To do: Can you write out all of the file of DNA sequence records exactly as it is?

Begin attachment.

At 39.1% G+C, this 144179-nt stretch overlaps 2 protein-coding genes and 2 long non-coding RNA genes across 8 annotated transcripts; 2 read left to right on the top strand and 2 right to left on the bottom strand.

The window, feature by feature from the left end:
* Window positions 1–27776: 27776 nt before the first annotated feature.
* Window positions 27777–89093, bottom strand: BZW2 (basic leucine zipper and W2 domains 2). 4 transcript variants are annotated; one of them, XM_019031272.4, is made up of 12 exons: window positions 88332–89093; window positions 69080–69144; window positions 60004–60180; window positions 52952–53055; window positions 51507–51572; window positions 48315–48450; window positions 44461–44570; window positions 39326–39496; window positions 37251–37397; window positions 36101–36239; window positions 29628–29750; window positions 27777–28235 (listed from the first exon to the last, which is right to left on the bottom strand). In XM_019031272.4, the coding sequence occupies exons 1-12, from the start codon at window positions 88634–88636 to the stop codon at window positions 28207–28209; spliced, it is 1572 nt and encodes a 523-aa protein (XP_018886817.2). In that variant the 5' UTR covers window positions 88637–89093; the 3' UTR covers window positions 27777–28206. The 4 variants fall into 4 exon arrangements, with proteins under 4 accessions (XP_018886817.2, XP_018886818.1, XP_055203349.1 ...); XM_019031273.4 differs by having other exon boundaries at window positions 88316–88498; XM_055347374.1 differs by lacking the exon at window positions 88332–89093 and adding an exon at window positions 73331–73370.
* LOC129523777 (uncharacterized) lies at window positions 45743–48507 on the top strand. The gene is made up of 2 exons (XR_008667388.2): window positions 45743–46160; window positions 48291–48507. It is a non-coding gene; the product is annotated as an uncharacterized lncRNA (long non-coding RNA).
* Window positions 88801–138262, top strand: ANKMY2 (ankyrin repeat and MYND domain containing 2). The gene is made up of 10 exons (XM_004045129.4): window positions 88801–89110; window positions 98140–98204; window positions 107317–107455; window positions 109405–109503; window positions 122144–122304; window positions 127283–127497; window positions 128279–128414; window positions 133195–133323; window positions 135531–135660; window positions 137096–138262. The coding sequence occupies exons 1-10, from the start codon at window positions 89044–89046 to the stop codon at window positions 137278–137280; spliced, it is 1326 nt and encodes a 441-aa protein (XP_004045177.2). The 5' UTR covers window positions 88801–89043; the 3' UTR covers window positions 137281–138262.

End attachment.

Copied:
At 39.1% G+C, this 144179-nt stretch overlaps 2 protein-coding genes and 2 long non-coding RNA genes across 8 annotated transcripts; 2 read left to right on the top strand and 2 right to left on the bottom strand.

The window, feature by feature from the left end:
* Window positions 1–27776: 27776 nt before the first annotated feature.
* Window positions 27777–89093, bottom strand: BZW2 (basic leucine zipper and W2 domains 2). 4 transcript variants are annotated; one of them, XM_019031272.4, is made up of 12 exons: window positions 88332–89093; window positions 69080–69144; window positions 60004–60180; window positions 52952–53055; window positions 51507–51572; window positions 48315–48450; window positions 44461–44570; window positions 39326–39496; window positions 37251–37397; window positions 36101–36239; window positions 29628–29750; window positions 27777–28235 (listed from the first exon to the last, which is right to left on the bottom strand). In XM_019031272.4, the coding sequence occupies exons 1-12, from the start codon at window positions 88634–88636 to the stop codon at window positions 28207–28209; spliced, it is 1572 nt and encodes a 523-aa protein (XP_018886817.2). In that variant the 5' UTR covers window positions 88637–89093; the 3' UTR covers window positions 27777–28206. The 4 variants fall into 4 exon arrangements, with proteins under 4 accessions (XP_018886817.2, XP_018886818.1, XP_055203349.1 ...); XM_019031273.4 differs by having other exon boundaries at window positions 88316–88498; XM_055347374.1 differs by lacking the exon at window positions 88332–89093 and adding an exon at window positions 73331–73370.
* LOC129523777 (uncharacterized) lies at window positions 45743–48507 on the top strand. The gene is made up of 2 exons (XR_008667388.2): window positions 45743–46160; window positions 48291–48507. It is a non-coding gene; the product is annotated as an uncharacterized lncRNA (long non-coding RNA).
* Window positions 88801–138262, top strand: ANKMY2 (ankyrin repeat and MYND domain containing 2). The gene is made up of 10 exons (XM_004045129.4): window positions 88801–89110; window positions 98140–98204; window positions 107317–107455; window positions 109405–109503; window positions 122144–122304; window positions 127283–127497; window positions 128279–128414; window positions 133195–133323; window positions 135531–135660; window positions 137096–138262. The coding sequence occupies exons 1-10, from the start codon at window positions 89044–89046 to the stop codon at window positions 137278–137280; spliced, it is 1326 nt and encodes a 441-aa protein (XP_004045177.2). The 5' UTR covers window positions 88801–89043; the 3' UTR covers window positions 137281–138262.